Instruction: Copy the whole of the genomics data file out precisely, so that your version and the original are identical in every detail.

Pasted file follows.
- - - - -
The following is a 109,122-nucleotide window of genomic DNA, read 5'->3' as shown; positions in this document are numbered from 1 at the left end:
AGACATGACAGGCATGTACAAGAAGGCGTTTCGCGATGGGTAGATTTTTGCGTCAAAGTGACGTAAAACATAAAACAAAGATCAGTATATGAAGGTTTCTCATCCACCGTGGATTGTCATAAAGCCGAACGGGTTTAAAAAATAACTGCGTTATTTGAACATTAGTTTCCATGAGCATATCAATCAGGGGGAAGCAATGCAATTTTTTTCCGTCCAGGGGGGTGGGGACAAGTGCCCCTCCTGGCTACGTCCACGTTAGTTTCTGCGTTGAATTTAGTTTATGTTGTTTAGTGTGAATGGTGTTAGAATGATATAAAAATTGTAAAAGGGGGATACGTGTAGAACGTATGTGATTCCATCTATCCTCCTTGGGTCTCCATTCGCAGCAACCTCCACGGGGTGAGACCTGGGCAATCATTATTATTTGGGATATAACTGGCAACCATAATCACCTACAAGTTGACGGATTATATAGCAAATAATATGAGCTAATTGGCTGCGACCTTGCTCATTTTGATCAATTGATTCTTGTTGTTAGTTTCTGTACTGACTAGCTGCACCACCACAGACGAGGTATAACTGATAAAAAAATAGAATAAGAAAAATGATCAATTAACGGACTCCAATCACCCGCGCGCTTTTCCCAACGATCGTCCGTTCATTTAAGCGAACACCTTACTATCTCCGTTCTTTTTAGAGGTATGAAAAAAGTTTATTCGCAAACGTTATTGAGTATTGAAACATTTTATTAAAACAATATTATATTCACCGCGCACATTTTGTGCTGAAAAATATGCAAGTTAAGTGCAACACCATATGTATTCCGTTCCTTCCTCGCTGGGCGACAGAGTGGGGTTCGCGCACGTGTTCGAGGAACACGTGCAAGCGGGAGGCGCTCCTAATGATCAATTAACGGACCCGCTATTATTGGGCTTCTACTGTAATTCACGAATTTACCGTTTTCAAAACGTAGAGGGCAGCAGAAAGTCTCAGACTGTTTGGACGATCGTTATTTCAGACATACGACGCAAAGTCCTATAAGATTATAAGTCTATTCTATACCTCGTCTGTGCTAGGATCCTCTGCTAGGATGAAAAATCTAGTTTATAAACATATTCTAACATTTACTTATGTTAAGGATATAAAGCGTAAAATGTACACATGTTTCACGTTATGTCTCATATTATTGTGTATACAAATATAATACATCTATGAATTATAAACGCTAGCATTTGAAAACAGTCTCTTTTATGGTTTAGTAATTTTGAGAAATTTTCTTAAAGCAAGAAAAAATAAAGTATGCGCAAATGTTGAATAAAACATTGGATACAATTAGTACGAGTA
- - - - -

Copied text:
The following is a 109,122-nucleotide window of genomic DNA, read 5'->3' as shown; positions in this document are numbered from 1 at the left end:
AGACATGACAGGCATGTACAAGAAGGCGTTTCGCGATGGGTAGATTTTTGCGTCAAAGTGACGTAAAACATAAAACAAAGATCAGTATATGAAGGTTTCTCATCCACCGTGGATTGTCATAAAGCCGAACGGGTTTAAAAAATAACTGCGTTATTTGAACATTAGTTTCCATGAGCATATCAATCAGGGGGAAGCAATGCAATTTTTTTCCGTCCAGGGGGGTGGGGACAAGTGCCCCTCCTGGCTACGTCCACGTTAGTTTCTGCGTTGAATTTAGTTTATGTTGTTTAGTGTGAATGGTGTTAGAATGATATAAAAATTGTAAAAGGGGGATACGTGTAGAACGTATGTGATTCCATCTATCCTCCTTGGGTCTCCATTCGCAGCAACCTCCACGGGGTGAGACCTGGGCAATCATTATTATTTGGGATATAACTGGCAACCATAATCACCTACAAGTTGACGGATTATATAGCAAATAATATGAGCTAATTGGCTGCGACCTTGCTCATTTTGATCAATTGATTCTTGTTGTTAGTTTCTGTACTGACTAGCTGCACCACCACAGACGAGGTATAACTGATAAAAAAATAGAATAAGAAAAATGATCAATTAACGGACTCCAATCACCCGCGCGCTTTTCCCAACGATCGTCCGTTCATTTAAGCGAACACCTTACTATCTCCGTTCTTTTTAGAGGTATGAAAAAAGTTTATTCGCAAACGTTATTGAGTATTGAAACATTTTATTAAAACAATATTATATTCACCGCGCACATTTTGTGCTGAAAAATATGCAAGTTAAGTGCAACACCATATGTATTCCGTTCCTTCCTCGCTGGGCGACAGAGTGGGGTTCGCGCACGTGTTCGAGGAACACGTGCAAGCGGGAGGCGCTCCTAATGATCAATTAACGGACCCGCTATTATTGGGCTTCTACTGTAATTCACGAATTTACCGTTTTCAAAACGTAGAGGGCAGCAGAAAGTCTCAGACTGTTTGGACGATCGTTATTTCAGACATACGACGCAAAGTCCTATAAGATTATAAGTCTATTCTATACCTCGTCTGTGCTAGGATCCTCTGCTAGGATGAAAAATCTAGTTTATAAACATATTCTAACATTTACTTATGTTAAGGATATAAAGCGTAAAATGTACACATGTTTCACGTTATGTCTCATATTATTGTGTATACAAATATAATACATCTATGAATTATAAACGCTAGCATTTGAAAACAGTCTCTTTTATGGTTTAGTAATTTTGAGAAATTTTCTTAAAGCAAGAAAAAATAAAGTATGCGCAAATGTTGAATAAAACATTGGATACAATTAGTACGAGTA